CET4 TEM4 考 研 CET6
- January:  The ancient Romans had a god named Janus whose head had two faces, looking in opposite directions. He was the tutelary deity of doorways, and his festival month was at the beginning of the year, when he could look both backwards at the old year and forwards to the new one. This month was therefore called Jānuārius mensis ‘month of Janus’ – whence English January.
- January (n.)
- late 13c., Ieneuer, from Old North French Genever, Old French Jenvier (Modern French Janvier), attested from early 12c. in Anglo-French, from Latin Ianuarius (mensis) "(the month) of Janus," to whom the month was sacred as the beginning of the year (see Janus; cognates: Italian Gennaio, Provençal Genovier, Portuguese Janeiro). The form was gradually Latinized by c. 1400. Replaced Old English geola se æfterra "Later Yule." In Chaucer, a type-name for an old man.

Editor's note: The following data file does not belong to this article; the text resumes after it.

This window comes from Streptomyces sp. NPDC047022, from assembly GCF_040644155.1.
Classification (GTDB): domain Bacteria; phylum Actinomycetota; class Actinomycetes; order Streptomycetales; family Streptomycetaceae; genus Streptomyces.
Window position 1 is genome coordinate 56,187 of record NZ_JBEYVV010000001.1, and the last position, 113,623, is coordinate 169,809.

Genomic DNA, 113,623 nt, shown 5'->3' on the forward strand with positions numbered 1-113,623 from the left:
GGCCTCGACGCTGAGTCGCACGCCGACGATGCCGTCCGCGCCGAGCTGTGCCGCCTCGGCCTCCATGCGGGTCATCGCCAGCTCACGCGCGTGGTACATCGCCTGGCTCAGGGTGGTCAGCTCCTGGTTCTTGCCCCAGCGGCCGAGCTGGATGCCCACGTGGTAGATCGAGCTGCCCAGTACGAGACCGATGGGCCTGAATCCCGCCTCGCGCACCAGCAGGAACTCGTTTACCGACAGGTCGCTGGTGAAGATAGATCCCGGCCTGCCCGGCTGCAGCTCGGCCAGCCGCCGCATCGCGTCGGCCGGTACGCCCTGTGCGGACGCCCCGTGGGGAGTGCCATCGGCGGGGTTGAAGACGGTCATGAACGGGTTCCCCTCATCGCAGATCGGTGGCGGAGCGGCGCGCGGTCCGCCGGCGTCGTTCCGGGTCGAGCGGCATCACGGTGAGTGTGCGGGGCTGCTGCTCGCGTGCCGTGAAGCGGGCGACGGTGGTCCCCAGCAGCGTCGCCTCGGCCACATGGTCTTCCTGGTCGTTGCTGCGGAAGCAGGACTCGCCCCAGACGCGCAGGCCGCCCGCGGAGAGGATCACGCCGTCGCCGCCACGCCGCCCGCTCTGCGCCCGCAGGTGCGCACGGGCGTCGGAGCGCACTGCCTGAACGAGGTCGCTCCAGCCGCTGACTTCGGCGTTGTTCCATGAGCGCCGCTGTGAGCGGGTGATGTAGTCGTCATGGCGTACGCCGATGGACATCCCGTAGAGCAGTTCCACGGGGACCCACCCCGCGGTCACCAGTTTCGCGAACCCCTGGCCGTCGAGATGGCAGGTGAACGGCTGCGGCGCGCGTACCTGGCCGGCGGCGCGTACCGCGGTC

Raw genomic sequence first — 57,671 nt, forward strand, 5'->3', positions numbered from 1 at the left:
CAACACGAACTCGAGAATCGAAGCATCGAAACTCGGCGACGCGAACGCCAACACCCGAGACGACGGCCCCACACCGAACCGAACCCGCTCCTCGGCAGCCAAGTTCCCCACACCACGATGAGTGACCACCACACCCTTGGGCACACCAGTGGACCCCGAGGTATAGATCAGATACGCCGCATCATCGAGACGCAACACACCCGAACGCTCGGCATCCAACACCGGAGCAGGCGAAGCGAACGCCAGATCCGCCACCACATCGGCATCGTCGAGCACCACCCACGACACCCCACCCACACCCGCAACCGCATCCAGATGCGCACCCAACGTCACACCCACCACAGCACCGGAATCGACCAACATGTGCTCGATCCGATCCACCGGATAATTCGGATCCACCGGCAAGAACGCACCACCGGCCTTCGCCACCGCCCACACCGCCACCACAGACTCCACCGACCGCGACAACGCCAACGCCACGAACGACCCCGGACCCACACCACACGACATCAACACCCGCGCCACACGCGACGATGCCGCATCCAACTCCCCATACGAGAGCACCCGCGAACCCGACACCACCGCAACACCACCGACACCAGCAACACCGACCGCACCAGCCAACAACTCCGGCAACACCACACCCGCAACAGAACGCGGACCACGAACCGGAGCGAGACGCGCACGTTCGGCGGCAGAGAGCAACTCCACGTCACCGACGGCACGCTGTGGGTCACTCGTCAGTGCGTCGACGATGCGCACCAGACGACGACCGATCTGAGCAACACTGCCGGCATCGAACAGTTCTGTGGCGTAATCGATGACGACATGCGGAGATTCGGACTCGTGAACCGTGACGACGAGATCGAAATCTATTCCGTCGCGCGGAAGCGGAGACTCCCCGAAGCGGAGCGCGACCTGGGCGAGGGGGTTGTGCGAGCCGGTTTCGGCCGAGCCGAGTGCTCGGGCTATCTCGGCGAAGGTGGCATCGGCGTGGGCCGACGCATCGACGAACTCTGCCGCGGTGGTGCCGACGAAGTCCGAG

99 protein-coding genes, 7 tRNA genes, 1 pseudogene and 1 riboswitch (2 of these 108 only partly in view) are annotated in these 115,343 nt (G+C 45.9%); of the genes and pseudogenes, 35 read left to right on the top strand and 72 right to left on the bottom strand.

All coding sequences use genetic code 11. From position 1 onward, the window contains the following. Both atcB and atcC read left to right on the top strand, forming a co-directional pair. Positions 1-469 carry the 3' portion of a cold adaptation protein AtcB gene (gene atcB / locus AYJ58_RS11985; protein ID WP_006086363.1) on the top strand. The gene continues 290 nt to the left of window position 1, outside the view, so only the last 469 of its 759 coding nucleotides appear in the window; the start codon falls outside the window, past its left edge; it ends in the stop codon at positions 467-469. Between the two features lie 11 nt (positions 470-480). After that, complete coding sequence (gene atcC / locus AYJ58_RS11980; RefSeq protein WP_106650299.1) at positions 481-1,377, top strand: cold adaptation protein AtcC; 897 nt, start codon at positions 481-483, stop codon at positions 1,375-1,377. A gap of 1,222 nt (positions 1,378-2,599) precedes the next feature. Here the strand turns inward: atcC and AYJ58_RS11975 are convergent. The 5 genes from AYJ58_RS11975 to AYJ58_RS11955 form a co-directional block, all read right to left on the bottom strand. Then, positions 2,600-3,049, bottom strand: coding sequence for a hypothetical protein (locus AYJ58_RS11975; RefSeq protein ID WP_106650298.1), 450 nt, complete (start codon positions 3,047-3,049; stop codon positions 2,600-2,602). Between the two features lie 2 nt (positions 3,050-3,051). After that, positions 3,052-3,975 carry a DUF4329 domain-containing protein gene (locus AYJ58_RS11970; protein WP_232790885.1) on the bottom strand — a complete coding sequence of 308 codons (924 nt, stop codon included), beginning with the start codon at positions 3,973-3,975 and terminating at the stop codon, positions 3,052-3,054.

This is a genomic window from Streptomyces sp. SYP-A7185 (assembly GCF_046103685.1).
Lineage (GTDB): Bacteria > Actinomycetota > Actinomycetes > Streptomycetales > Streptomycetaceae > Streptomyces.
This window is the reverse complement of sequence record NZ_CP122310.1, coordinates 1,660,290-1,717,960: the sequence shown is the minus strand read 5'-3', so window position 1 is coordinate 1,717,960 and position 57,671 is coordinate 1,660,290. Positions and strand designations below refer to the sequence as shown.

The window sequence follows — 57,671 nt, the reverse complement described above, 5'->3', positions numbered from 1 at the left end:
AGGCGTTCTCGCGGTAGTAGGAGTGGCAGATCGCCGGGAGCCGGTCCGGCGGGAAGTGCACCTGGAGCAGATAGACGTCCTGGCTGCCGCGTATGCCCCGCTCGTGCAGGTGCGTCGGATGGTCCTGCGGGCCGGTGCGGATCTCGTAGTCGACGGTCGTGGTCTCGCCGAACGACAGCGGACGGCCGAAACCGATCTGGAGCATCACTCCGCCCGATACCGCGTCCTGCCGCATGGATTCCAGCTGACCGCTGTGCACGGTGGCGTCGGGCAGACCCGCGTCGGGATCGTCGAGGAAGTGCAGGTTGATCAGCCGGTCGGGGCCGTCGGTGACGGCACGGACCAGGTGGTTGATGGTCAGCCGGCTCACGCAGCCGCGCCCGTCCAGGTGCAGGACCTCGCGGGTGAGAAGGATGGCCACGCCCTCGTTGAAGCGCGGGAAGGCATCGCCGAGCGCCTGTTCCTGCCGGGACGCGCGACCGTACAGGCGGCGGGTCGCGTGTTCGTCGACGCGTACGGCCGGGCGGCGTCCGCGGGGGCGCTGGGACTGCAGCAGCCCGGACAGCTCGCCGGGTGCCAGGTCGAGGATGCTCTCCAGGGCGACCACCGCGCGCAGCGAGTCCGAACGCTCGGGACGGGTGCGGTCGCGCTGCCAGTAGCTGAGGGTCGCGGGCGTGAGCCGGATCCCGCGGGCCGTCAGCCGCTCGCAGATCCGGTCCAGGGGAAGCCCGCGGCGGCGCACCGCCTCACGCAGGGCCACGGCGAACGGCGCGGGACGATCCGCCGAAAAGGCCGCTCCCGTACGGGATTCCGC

- 1. The club has moved its meeting to Saturday, January 22nd.
- 2. He arrived on January 9, disheveled and much the worse for wear.
- 3. The Independent Labour Party was founded in Bradford on January 13, 1893.
- 4. Both chambers plan to vote on that policy before January 15th.
- 5. I haven't seen my own daughter since last January.
[ January 造句 ]